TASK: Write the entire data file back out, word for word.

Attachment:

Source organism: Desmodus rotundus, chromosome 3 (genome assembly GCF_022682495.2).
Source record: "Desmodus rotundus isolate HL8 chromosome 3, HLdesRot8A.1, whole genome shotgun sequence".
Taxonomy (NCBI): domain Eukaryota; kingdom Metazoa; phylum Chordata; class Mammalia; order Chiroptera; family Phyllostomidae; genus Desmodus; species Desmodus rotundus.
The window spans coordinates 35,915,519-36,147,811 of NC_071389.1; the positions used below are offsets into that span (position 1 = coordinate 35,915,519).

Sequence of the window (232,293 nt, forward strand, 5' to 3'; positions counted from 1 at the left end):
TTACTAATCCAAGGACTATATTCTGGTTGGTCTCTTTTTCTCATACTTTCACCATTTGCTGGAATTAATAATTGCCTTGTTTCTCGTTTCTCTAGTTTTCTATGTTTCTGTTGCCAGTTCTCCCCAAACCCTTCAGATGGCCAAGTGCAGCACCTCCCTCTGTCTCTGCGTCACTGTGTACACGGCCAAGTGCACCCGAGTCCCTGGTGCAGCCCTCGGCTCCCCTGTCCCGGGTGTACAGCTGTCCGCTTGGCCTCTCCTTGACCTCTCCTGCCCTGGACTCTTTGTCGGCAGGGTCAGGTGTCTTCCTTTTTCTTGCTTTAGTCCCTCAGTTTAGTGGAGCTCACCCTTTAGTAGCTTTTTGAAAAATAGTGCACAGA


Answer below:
Source organism: Desmodus rotundus, chromosome 3 (genome assembly GCF_022682495.2).
Source record: "Desmodus rotundus isolate HL8 chromosome 3, HLdesRot8A.1, whole genome shotgun sequence".
Taxonomy (NCBI): domain Eukaryota; kingdom Metazoa; phylum Chordata; class Mammalia; order Chiroptera; family Phyllostomidae; genus Desmodus; species Desmodus rotundus.
The window spans coordinates 35,915,519-36,147,811 of NC_071389.1; the positions used below are offsets into that span (position 1 = coordinate 35,915,519).

Sequence of the window (232,293 nt, forward strand, 5' to 3'; positions counted from 1 at the left end):
TTACTAATCCAAGGACTATATTCTGGTTGGTCTCTTTTTCTCATACTTTCACCATTTGCTGGAATTAATAATTGCCTTGTTTCTCGTTTCTCTAGTTTTCTATGTTTCTGTTGCCAGTTCTCCCCAAACCCTTCAGATGGCCAAGTGCAGCACCTCCCTCTGTCTCTGCGTCACTGTGTACACGGCCAAGTGCACCCGAGTCCCTGGTGCAGCCCTCGGCTCCCCTGTCCCGGGTGTACAGCTGTCCGCTTGGCCTCTCCTTGACCTCTCCTGCCCTGGACTCTTTGTCGGCAGGGTCAGGTGTCTTCCTTTTTCTTGCTTTAGTCCCTCAGTTTAGTGGAGCTCACCCTTTAGTAGCTTTTTGAAAAATAGTGCACAGA